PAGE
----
Pfizer Made ‘Groundless Threats’ to Pharmacies in Patent Dispute

Pfizer Inc. medication.

Pfizer Inc. medication.

Photographer: Daniel Acker/Bloomberg
  • Allergan unit wins patent clash over generic version of Lyrica
  • U.K. judge chides Pfizer over messages to doctors & drugstores

Pfizer Inc. was accused by a U.K. judge of making “groundless threats” of legal action against British doctors and drugstores if they prescribed or sold a generic version of its best-selling Lyrica treatment.

Judge Richard Arnold issued the rebuke as he ruled that Allergan Plc’s Actavis unit didn’t infringe Pfizer patents with its version of the drug pregalbin.

Pfizer “cannot justify the threat” in letters and e-mails to British health authorities and pharmacy groups that they may have been breaking the law by offering a generic version, Arnold said. Some of the messages were “calculated to have a chilling effect on the willingness of pharmacies to stock and dispense generic pregalbin.”

Sales of Pfizer’s Lyrica, used to treat epilepsy and anxiety, reached $5.2 billion last year, making it the New York-based company’s best-selling medicine. Patents covering some of the drug’s uses have lapsed in the U.K. but Pfizer says its use to relieve pain is protected until 2017.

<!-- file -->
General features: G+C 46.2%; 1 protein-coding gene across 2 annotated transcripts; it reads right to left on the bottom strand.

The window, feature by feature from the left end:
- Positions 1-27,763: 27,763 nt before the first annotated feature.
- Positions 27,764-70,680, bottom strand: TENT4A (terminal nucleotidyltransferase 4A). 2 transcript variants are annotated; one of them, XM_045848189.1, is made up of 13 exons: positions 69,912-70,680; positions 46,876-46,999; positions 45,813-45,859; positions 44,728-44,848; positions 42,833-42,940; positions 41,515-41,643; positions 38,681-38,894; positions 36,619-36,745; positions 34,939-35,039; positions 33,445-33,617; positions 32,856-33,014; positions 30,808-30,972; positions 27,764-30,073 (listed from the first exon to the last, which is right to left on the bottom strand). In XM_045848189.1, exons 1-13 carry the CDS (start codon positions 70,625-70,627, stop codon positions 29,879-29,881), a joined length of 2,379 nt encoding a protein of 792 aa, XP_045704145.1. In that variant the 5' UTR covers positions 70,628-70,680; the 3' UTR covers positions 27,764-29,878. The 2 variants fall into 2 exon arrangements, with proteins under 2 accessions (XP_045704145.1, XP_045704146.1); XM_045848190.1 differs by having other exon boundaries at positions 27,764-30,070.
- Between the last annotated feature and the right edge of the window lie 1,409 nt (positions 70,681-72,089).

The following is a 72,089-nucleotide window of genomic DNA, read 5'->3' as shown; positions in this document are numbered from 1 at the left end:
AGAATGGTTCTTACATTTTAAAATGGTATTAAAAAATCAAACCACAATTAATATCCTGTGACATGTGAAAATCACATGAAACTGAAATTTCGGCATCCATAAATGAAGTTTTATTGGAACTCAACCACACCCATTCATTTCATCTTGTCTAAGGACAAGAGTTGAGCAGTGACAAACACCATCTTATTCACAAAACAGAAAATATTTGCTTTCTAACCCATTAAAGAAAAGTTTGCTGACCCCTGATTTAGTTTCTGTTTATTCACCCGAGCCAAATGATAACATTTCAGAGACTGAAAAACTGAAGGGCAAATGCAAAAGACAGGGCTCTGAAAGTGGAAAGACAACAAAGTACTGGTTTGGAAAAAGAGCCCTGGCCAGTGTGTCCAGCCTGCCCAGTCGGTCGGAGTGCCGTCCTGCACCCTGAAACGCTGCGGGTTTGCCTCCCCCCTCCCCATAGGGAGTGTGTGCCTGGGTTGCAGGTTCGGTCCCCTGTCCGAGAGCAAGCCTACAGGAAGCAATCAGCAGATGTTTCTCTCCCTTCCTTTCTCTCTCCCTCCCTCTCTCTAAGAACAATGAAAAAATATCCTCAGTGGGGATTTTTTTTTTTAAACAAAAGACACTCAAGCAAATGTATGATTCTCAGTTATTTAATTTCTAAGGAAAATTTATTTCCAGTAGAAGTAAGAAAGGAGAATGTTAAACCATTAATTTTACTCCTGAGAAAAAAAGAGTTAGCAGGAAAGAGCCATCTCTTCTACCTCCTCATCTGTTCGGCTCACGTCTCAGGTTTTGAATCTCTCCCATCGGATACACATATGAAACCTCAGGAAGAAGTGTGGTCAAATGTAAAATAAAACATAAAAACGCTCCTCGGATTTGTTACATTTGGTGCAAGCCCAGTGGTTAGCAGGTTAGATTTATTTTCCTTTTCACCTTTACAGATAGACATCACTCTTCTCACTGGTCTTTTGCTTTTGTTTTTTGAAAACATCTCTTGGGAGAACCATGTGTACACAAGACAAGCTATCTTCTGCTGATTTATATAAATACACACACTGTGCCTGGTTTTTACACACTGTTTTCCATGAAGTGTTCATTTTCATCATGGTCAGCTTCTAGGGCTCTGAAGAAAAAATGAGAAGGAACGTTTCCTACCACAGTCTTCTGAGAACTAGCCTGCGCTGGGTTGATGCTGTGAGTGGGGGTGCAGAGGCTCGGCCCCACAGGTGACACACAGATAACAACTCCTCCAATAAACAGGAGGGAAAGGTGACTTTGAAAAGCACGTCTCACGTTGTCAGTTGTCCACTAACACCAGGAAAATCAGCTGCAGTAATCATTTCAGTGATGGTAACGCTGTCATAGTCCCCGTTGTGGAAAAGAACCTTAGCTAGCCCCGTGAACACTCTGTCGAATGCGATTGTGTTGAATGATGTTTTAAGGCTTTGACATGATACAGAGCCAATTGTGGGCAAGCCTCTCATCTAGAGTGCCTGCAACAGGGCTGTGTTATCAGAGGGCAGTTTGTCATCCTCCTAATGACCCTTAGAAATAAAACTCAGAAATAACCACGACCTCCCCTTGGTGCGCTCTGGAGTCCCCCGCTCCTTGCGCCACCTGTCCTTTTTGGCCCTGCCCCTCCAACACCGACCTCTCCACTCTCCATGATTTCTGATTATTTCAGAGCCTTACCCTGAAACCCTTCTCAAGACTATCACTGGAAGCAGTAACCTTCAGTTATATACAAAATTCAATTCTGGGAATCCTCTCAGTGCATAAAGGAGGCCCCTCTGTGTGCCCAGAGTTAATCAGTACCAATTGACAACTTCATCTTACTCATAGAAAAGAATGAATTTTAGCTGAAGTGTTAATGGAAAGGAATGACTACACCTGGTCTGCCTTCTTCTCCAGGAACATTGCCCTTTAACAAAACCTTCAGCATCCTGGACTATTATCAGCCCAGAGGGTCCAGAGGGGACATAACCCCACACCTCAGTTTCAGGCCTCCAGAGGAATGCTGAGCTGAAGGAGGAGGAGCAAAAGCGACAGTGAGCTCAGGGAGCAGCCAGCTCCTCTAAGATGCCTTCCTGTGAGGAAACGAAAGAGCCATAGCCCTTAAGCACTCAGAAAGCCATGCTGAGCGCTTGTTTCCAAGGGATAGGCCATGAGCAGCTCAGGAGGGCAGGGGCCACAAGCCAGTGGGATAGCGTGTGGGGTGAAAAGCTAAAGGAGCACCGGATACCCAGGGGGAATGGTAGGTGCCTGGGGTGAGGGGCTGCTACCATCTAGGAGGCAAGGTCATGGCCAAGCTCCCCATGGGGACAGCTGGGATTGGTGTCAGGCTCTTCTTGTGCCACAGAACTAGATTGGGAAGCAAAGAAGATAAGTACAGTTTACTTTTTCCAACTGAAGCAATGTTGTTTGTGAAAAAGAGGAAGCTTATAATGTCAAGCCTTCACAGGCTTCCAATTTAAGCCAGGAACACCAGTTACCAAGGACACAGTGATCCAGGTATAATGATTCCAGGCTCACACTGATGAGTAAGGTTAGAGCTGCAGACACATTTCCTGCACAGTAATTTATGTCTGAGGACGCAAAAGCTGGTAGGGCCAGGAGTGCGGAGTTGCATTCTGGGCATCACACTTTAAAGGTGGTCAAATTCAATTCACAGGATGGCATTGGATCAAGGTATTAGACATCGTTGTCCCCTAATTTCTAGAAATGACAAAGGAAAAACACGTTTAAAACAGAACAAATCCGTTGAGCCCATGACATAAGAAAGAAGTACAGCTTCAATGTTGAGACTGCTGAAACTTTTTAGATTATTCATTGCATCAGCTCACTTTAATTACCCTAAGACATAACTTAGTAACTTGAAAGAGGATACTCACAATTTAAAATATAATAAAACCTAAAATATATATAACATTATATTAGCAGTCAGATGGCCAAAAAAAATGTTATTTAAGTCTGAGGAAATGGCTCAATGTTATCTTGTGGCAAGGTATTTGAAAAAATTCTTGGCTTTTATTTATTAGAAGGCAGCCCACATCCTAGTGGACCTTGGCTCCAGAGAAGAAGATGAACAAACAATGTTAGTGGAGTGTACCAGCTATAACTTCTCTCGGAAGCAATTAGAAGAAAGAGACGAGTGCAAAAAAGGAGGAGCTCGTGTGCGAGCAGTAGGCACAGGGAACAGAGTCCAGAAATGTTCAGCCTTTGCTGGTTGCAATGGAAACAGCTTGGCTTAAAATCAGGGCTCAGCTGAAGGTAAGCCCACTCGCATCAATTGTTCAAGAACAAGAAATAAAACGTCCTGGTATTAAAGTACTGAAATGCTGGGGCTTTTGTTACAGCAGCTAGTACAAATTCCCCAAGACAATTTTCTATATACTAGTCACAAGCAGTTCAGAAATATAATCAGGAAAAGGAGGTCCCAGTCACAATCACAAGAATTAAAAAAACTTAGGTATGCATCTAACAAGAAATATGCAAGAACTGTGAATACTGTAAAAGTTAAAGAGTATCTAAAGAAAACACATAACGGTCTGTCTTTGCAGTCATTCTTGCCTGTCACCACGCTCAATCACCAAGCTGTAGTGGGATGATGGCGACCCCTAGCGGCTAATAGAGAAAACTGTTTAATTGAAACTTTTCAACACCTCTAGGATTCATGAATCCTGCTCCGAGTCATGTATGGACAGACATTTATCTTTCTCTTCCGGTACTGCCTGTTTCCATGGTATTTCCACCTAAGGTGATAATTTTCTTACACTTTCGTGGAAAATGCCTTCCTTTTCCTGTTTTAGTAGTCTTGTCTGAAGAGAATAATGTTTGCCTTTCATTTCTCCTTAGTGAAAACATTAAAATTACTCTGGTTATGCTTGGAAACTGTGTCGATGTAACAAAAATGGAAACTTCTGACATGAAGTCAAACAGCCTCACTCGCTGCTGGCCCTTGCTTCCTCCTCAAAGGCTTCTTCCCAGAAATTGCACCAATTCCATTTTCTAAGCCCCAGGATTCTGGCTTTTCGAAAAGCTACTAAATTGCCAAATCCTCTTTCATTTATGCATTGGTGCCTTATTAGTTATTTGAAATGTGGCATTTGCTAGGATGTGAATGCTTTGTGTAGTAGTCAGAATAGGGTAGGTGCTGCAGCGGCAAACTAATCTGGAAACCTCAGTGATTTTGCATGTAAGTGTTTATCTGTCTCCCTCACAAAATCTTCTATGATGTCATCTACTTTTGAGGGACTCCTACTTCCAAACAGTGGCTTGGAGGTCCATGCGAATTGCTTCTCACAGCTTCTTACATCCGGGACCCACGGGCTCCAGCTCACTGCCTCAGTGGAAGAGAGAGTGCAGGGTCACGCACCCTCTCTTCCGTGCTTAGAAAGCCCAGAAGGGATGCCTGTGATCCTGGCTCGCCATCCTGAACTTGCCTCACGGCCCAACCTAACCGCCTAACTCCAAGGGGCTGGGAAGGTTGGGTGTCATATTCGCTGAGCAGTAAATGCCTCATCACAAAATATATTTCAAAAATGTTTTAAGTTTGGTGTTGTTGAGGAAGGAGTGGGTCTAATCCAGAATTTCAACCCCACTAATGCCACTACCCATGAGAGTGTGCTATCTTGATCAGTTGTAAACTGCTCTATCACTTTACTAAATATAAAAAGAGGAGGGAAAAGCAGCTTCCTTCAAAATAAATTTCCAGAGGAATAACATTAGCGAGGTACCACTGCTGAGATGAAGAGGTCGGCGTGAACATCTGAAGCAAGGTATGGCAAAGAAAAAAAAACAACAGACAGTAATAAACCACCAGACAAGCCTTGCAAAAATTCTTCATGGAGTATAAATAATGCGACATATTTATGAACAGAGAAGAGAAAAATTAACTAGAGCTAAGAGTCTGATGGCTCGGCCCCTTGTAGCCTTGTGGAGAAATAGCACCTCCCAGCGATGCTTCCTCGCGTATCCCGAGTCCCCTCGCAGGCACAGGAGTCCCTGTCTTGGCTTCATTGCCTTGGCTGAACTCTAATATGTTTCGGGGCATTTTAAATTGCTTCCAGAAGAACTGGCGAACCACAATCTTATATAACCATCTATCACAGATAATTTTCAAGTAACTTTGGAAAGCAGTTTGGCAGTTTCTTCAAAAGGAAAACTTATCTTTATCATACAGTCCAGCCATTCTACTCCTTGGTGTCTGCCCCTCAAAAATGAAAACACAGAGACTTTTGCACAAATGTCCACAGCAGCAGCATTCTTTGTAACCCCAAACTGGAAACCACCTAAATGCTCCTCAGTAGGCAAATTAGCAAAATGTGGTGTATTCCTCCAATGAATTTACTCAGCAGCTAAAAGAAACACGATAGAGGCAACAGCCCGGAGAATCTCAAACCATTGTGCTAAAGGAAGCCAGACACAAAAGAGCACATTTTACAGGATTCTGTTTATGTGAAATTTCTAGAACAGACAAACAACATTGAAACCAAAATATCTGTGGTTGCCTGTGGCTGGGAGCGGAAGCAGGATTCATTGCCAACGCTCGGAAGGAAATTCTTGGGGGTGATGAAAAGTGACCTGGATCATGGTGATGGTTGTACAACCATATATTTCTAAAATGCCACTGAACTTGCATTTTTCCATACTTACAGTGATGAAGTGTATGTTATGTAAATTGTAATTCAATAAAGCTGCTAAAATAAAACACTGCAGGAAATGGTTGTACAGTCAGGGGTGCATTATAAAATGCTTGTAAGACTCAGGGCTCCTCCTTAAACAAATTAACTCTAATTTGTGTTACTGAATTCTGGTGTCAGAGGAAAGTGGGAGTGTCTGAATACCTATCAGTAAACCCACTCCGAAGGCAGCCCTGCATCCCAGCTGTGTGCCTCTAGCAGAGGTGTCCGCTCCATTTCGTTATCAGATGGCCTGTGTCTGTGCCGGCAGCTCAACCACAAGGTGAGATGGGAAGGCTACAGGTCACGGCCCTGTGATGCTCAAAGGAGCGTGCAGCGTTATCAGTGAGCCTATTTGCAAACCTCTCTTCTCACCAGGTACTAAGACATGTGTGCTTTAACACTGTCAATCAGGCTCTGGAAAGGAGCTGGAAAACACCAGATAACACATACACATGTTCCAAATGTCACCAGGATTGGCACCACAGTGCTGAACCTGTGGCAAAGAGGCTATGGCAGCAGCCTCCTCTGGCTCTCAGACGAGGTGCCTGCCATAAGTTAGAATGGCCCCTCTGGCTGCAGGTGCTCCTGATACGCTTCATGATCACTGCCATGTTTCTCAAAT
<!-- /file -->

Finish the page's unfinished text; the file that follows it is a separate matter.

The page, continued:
Pfizer said it a statement it was disappointed with the ruling and would appeal. Responding to the judge’s findings on threats, Pfizer said: “Our intention was only ever to communicate the existence and importance of our second medical use patent for the use of Lyrica in pain. 

“With the benefit of hindsight and having navigated particularly challenging and complex legal issues, we wish we had been able to explain this better and sooner,” the company said in the e-mailed statement.

Actavis began selling its Lyrica copy under the name Lecaent in February for epilepsy and anxiety. Pfizer said Actavis knew the drug would also be dispensed to treat pain, an argument Judge Arnold rejected.
Neither Actavis nor the doctors and pharmacists distributing Lecaent infringed Pfizer’s patents, the judge said.

Pfizer has also sued Dr. Reddy’s Laboratories and Teva Pharmaceutical Industries Ltd. over their generic pregalbin products.

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